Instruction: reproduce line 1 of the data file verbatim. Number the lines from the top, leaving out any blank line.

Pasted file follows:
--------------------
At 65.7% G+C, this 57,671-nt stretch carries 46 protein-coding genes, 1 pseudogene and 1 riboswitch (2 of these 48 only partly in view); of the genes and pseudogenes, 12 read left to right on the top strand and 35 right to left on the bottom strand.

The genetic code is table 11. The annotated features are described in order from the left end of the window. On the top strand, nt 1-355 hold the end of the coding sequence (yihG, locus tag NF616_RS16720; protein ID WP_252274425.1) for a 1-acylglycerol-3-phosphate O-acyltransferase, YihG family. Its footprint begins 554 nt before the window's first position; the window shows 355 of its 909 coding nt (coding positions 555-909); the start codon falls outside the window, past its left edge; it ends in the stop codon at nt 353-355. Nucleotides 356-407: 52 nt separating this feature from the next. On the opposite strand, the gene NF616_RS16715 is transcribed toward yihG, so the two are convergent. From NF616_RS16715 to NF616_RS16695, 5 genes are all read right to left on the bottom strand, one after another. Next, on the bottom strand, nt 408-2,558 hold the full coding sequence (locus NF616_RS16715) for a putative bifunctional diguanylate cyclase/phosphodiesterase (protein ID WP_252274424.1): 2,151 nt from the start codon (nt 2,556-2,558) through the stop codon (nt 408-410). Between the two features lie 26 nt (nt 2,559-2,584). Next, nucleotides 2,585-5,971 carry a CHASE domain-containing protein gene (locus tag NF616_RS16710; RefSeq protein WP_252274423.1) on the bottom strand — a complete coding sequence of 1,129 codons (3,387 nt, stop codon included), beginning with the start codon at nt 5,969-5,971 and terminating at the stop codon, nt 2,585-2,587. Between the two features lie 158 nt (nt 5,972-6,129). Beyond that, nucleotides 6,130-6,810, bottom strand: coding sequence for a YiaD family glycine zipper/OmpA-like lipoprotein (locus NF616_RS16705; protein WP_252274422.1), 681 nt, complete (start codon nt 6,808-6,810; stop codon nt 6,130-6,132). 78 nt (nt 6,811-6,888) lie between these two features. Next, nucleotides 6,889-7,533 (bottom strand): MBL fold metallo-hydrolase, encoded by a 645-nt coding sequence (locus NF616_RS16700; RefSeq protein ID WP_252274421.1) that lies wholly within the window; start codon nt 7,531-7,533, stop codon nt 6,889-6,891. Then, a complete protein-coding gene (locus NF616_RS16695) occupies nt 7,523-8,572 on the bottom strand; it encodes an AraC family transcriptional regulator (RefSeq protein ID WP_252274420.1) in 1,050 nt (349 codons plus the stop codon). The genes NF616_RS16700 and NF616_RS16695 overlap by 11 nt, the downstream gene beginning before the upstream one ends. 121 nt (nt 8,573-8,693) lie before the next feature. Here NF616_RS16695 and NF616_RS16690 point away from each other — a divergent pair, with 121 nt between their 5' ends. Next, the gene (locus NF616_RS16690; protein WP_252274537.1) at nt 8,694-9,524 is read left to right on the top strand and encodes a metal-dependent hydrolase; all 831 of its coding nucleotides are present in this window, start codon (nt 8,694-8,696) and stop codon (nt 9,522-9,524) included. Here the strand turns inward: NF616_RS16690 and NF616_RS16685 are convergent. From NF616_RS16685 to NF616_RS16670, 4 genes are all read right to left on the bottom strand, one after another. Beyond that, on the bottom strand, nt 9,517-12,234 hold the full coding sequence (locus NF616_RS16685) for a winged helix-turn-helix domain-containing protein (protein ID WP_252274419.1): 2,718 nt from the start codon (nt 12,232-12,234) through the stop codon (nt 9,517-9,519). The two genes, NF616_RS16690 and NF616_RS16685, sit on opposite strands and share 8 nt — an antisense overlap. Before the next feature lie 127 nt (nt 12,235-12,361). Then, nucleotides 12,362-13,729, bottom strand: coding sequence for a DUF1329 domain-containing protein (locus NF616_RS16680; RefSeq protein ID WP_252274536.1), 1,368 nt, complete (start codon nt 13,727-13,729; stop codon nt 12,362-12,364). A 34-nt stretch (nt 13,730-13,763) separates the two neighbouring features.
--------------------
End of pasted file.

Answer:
At 65.7% G+C, this 57,671-nt stretch carries 46 protein-coding genes, 1 pseudogene and 1 riboswitch (2 of these 48 only partly in view); of the genes and pseudogenes, 12 read left to right on the top strand and 35 right to left on the bottom strand.